Recent political clashes regarding concession contracts for the management and processing of urban waste have sparked continuous debate between the opposition and Prime Minister Rama.
The latter posted on Monday a chart, referring to data published by the Institute of Statistics (INSTAT), where it was said that the coverage level of the population with the municipal waste management services in 2019 was 87.9%, whereas in 2013 the coverage was 50.7%.
Rama described these figures as “significant progress in setting up waste management services”.
However, the annual report of INSTAT concluded that during 2019 there “were more urban waste thrown in landfills and less treated waste”.
Last year resulted in the lowest total waste treated since year 2013, a year when INSTAT surveys reported 940 thousand tons of waste.
Based on this figure (although incorrect in the chart), the Democratic Party of Albania stated that the volume of waste treatment has increased very little “compared to the 75 million euros invested in contracts for waste collection, processing and incinerators.
Economic expert of the Democratic Party, Dorjan Teliti, wrote that despite investments in three incinerators, “the volume treated in 2019 has increased only by 15% comparted to 2013”.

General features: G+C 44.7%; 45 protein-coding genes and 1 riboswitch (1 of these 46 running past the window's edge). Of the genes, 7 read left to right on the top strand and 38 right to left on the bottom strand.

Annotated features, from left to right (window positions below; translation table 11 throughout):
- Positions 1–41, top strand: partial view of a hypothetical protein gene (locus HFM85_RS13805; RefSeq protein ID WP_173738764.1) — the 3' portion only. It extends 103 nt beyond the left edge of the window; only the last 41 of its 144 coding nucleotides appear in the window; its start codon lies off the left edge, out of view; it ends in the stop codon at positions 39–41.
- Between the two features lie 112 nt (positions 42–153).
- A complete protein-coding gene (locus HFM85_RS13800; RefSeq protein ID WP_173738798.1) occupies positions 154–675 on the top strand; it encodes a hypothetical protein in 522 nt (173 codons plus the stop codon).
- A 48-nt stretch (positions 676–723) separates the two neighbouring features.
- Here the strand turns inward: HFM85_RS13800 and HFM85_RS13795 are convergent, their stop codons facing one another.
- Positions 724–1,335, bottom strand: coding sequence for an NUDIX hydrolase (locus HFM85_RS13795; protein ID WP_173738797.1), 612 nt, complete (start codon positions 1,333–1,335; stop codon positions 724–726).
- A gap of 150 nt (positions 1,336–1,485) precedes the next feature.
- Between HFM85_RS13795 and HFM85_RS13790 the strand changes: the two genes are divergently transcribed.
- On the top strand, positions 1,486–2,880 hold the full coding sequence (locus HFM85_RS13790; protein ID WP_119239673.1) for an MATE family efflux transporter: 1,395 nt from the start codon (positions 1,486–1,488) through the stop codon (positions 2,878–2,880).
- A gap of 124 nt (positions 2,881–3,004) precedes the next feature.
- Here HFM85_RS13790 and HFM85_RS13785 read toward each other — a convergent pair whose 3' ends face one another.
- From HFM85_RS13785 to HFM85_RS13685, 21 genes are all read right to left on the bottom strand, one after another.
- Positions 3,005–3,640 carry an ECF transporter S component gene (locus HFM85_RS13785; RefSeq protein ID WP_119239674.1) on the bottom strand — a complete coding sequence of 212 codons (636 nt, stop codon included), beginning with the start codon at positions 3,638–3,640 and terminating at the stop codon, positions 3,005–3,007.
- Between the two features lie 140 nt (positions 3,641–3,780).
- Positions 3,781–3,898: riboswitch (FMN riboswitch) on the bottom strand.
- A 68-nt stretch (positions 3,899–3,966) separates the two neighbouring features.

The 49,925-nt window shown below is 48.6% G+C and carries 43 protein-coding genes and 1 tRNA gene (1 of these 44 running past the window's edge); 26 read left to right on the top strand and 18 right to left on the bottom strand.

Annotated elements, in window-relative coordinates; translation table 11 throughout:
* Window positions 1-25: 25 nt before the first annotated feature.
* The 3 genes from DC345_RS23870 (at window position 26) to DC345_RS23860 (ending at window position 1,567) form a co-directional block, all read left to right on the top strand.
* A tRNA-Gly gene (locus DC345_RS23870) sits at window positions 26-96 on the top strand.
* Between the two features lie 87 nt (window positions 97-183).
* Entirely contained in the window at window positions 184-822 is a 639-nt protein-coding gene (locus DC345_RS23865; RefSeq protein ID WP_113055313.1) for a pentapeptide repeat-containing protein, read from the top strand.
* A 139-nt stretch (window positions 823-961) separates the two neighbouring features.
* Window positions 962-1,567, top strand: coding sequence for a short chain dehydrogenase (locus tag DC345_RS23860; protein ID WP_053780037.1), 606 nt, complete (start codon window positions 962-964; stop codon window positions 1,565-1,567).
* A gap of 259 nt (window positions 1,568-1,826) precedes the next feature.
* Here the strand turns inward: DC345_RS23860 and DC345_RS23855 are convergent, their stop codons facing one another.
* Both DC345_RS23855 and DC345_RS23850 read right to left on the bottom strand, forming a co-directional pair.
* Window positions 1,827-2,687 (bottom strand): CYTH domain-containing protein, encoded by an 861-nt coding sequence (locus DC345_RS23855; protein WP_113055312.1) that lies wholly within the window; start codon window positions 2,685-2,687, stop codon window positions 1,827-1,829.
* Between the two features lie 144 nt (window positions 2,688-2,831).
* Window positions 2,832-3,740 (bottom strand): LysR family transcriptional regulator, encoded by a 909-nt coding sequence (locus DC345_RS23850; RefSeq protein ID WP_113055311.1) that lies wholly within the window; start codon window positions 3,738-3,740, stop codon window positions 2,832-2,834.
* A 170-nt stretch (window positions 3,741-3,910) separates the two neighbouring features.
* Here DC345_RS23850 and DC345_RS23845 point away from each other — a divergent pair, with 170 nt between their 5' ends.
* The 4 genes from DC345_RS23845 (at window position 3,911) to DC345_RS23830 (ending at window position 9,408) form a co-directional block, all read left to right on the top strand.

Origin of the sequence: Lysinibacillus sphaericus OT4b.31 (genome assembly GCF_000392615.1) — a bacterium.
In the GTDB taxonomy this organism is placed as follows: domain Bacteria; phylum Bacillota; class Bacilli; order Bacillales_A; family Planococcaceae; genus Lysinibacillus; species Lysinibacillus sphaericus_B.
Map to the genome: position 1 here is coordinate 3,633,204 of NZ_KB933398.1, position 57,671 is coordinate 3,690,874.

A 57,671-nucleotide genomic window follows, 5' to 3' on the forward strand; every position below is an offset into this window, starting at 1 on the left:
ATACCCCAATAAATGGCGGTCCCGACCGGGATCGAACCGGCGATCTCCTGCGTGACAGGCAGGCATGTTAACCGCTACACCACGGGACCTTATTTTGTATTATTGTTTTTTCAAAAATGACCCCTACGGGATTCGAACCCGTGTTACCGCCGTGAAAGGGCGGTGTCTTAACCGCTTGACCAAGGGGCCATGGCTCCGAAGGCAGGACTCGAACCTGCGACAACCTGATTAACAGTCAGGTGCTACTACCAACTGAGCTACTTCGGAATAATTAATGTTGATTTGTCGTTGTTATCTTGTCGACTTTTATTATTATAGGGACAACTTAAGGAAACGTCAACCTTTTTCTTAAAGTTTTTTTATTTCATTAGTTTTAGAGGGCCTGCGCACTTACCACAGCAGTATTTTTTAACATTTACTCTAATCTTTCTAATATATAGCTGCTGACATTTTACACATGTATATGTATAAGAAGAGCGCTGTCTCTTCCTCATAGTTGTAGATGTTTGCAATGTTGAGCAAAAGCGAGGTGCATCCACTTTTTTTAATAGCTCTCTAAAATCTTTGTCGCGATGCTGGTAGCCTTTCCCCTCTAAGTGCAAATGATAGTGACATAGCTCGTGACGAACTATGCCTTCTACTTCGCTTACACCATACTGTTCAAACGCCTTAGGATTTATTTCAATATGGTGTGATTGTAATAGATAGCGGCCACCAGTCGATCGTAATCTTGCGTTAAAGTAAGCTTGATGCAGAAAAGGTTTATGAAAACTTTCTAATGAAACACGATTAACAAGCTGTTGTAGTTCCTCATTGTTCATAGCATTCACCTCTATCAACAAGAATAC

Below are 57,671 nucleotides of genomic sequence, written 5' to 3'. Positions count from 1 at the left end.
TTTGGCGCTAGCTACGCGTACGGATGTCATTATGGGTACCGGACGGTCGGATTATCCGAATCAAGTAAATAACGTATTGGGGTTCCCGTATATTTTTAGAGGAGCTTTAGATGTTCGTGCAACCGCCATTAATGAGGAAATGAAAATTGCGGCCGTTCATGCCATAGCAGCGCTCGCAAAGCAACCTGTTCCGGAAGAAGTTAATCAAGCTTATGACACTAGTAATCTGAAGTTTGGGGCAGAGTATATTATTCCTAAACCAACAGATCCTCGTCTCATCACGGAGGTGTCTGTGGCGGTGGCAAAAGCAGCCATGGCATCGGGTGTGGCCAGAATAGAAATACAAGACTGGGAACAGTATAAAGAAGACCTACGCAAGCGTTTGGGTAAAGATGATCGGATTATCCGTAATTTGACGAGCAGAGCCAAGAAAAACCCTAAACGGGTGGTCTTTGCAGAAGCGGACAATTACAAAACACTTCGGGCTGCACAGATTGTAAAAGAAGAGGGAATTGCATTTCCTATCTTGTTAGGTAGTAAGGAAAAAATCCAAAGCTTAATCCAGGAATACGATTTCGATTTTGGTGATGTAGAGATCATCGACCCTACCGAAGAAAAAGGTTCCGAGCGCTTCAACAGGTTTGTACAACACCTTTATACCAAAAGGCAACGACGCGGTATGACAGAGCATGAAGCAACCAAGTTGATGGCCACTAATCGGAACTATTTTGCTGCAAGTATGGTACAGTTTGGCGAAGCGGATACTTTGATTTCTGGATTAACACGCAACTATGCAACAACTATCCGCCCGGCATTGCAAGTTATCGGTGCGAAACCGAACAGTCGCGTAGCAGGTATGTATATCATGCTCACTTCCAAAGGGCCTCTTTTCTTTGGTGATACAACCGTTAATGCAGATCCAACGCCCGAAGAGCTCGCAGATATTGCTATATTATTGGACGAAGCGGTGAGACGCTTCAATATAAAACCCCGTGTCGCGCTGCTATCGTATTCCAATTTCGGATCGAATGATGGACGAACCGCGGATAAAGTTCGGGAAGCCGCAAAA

Teliti accused Prime Minister Rama, Minister Arben Ahmetaj and Mayor of Tirana Erion Veliaj, that in cooperation with entrepreneur Klodian Zoto, “have taken 75 million euros from Albania” and plan “to take another 400 million in the coming years”.
Earlier on Monday, Chairman of the Democratic Party, Lulzim Basha, openly accused the head of the government of making mafia connections as regards waste management.
He cast doub that the three government-planned incinerators have a greater capacity than the waste Albanian citizens can generate. Basha argued that individuals and groups associated with companies such as Eco-Tirana or even government officials are “under investigation for mafia links in Italy and Zimbabwe”.
The issue of incinerators has sparked fierce political clashes over the past week, as the opposition has accused the government of abusing with funds by continuously paying millions of euros for their constructions despite the country being in a state of emergency due to the pandemic.
INSTAT data show that since 2013 the recycling rate in Albania has decreased from 24% to 18%, while landfill depositions have increased. / EURONEWS